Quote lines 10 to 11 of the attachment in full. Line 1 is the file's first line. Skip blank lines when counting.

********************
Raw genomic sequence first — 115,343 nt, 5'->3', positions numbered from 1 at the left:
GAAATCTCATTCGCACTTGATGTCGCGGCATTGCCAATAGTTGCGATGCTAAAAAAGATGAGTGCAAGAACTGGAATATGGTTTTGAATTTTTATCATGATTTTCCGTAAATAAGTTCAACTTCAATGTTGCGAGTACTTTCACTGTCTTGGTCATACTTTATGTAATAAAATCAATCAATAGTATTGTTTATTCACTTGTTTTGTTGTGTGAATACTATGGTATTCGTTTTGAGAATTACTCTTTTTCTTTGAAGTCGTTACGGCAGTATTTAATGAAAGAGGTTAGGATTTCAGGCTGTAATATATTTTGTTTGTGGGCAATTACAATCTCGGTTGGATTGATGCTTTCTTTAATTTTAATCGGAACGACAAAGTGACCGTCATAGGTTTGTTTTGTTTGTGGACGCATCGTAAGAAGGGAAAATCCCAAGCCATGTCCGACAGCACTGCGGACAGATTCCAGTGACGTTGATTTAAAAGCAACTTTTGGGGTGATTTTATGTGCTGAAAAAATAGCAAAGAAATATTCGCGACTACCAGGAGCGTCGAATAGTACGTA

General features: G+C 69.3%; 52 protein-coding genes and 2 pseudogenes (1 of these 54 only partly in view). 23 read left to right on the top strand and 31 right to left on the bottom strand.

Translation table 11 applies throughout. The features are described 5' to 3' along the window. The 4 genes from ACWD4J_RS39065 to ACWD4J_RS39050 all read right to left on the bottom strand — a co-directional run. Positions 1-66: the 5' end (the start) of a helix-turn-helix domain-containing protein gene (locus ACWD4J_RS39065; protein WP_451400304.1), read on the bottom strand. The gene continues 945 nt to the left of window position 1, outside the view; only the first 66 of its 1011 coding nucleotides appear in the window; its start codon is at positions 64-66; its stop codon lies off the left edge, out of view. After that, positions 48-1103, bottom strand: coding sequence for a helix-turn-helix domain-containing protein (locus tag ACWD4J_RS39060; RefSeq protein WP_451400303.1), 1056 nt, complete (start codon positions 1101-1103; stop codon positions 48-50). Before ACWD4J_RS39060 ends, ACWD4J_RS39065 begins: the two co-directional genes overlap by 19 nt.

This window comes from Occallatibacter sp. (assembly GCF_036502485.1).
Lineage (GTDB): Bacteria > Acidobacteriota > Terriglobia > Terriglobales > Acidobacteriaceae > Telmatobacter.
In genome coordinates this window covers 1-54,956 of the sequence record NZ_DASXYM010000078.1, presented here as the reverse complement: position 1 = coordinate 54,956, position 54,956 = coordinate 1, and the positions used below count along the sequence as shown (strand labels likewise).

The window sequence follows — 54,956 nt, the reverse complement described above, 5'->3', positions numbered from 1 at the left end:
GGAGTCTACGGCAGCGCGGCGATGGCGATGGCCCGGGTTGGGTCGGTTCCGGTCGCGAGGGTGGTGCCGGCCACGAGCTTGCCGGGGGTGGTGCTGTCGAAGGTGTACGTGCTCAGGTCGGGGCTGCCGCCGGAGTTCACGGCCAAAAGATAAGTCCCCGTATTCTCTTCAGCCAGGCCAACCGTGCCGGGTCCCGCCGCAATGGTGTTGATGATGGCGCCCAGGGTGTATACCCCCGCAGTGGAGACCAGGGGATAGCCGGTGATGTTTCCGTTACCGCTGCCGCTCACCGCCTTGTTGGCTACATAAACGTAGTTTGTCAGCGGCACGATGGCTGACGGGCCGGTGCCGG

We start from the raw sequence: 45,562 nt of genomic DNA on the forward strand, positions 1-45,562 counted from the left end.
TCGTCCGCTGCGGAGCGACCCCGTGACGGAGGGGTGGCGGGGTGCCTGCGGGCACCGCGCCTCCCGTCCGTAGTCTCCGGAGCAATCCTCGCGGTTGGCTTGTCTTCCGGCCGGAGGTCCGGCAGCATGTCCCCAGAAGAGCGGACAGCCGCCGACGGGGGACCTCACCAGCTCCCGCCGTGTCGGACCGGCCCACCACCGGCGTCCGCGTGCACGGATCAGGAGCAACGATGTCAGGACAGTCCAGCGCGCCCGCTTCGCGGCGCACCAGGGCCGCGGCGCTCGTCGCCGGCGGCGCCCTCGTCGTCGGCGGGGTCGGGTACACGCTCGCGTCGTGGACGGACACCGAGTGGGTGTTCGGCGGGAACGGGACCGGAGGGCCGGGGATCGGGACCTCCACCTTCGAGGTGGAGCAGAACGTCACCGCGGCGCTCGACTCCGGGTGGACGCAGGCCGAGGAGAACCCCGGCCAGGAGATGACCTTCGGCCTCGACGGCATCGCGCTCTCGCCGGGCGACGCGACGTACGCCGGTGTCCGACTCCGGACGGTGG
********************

We start from the raw sequence: 45,562 nt of genomic DNA on the forward strand, positions 1-45,562 counted from the left end.
TCGTCCGCTGCGGAGCGACCCCGTGACGGAGGGGTGGCGGGGTGCCTGCGGGCACCGCGCCTCCCGTCCGTAGTCTCCGGAGCAATCCTCGCGGTTGGCTTGTCTTCCGGCCGGAGGTCCGGCAGCATGTCCCCAGAAGAGCGGACAGCCGCCGACGGGGGACCTCACCAGCTCCCGCCGTGTCGGACCGGCCCACCACCGGCGTCCGCGTGCACGGATCAGGAGCAACGATGTCAGGACAGTCCAGCGCGCCCGCTTCGCGGCGCACCAGGGCCGCGGCGCTCGTCGCCGGCGGCGCCCTCGTCGTCGGCGGGGTCGGGTACACGCTCGCGTCGTGGACGGACACCGAGTGGGTGTTCGGCGGGAACGGGACCGGAGGGCCGGGGATCGGGACCTCCACCTTCGAGGTGGAGCAGAACGTCACCGCGGCGCTCGACTCCGGGTGGACGCAGGCCGAGGAGAACCCCGGCCAGGAGATGACCTTCGGCCTCGACGGCATCGCGCTCTCGCCGGGCGACGCGACGTACGCCGGTGTCCGACTCCGGACGGTGG